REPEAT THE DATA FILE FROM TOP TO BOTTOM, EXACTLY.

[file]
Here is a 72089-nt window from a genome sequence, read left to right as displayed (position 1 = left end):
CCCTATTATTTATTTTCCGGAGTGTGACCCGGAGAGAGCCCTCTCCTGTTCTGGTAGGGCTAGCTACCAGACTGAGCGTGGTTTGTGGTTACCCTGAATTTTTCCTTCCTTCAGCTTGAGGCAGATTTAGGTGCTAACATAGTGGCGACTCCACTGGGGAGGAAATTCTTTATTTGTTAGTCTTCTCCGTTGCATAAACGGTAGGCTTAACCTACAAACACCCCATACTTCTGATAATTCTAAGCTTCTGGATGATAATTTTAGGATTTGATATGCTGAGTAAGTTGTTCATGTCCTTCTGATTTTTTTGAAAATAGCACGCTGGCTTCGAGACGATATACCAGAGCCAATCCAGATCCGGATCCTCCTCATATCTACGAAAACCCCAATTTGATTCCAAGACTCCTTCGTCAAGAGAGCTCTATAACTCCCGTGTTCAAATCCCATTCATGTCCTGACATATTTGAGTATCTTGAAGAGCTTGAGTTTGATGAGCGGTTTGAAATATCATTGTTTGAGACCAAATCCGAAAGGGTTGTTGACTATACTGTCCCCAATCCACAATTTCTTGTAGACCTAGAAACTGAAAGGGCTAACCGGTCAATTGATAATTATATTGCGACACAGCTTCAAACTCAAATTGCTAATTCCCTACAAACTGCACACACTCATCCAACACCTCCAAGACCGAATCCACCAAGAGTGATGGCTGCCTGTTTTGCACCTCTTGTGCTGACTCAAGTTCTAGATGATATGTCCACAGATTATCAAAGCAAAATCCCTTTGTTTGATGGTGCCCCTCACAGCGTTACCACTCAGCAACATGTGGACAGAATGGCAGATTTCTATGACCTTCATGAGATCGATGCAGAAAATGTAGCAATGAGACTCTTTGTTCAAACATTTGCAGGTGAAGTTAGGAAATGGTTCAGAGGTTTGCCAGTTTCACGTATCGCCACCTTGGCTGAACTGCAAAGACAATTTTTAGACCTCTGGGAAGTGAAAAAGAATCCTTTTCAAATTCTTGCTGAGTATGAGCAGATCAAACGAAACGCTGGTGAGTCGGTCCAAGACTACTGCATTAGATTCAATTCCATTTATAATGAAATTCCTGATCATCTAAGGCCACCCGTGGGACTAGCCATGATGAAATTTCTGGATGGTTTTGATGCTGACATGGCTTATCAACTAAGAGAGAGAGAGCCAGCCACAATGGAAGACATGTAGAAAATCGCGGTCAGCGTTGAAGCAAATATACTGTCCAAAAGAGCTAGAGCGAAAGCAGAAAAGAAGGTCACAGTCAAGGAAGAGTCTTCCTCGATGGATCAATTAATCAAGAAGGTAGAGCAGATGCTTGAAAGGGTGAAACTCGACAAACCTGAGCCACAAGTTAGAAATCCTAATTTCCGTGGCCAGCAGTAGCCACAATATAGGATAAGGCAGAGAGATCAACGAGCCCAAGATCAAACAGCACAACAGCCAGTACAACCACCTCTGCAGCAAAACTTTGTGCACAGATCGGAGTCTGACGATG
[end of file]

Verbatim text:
Here is a 72089-nt window from a genome sequence, read left to right as displayed (position 1 = left end):
CCCTATTATTTATTTTCCGGAGTGTGACCCGGAGAGAGCCCTCTCCTGTTCTGGTAGGGCTAGCTACCAGACTGAGCGTGGTTTGTGGTTACCCTGAATTTTTCCTTCCTTCAGCTTGAGGCAGATTTAGGTGCTAACATAGTGGCGACTCCACTGGGGAGGAAATTCTTTATTTGTTAGTCTTCTCCGTTGCATAAACGGTAGGCTTAACCTACAAACACCCCATACTTCTGATAATTCTAAGCTTCTGGATGATAATTTTAGGATTTGATATGCTGAGTAAGTTGTTCATGTCCTTCTGATTTTTTTGAAAATAGCACGCTGGCTTCGAGACGATATACCAGAGCCAATCCAGATCCGGATCCTCCTCATATCTACGAAAACCCCAATTTGATTCCAAGACTCCTTCGTCAAGAGAGCTCTATAACTCCCGTGTTCAAATCCCATTCATGTCCTGACATATTTGAGTATCTTGAAGAGCTTGAGTTTGATGAGCGGTTTGAAATATCATTGTTTGAGACCAAATCCGAAAGGGTTGTTGACTATACTGTCCCCAATCCACAATTTCTTGTAGACCTAGAAACTGAAAGGGCTAACCGGTCAATTGATAATTATATTGCGACACAGCTTCAAACTCAAATTGCTAATTCCCTACAAACTGCACACACTCATCCAACACCTCCAAGACCGAATCCACCAAGAGTGATGGCTGCCTGTTTTGCACCTCTTGTGCTGACTCAAGTTCTAGATGATATGTCCACAGATTATCAAAGCAAAATCCCTTTGTTTGATGGTGCCCCTCACAGCGTTACCACTCAGCAACATGTGGACAGAATGGCAGATTTCTATGACCTTCATGAGATCGATGCAGAAAATGTAGCAATGAGACTCTTTGTTCAAACATTTGCAGGTGAAGTTAGGAAATGGTTCAGAGGTTTGCCAGTTTCACGTATCGCCACCTTGGCTGAACTGCAAAGACAATTTTTAGACCTCTGGGAAGTGAAAAAGAATCCTTTTCAAATTCTTGCTGAGTATGAGCAGATCAAACGAAACGCTGGTGAGTCGGTCCAAGACTACTGCATTAGATTCAATTCCATTTATAATGAAATTCCTGATCATCTAAGGCCACCCGTGGGACTAGCCATGATGAAATTTCTGGATGGTTTTGATGCTGACATGGCTTATCAACTAAGAGAGAGAGAGCCAGCCACAATGGAAGACATGTAGAAAATCGCGGTCAGCGTTGAAGCAAATATACTGTCCAAAAGAGCTAGAGCGAAAGCAGAAAAGAAGGTCACAGTCAAGGAAGAGTCTTCCTCGATGGATCAATTAATCAAGAAGGTAGAGCAGATGCTTGAAAGGGTGAAACTCGACAAACCTGAGCCACAAGTTAGAAATCCTAATTTCCGTGGCCAGCAGTAGCCACAATATAGGATAAGGCAGAGAGATCAACGAGCCCAAGATCAAACAGCACAACAGCCAGTACAACCACCTCTGCAGCAAAACTTTGTGCACAGATCGGAGTCTGACGATG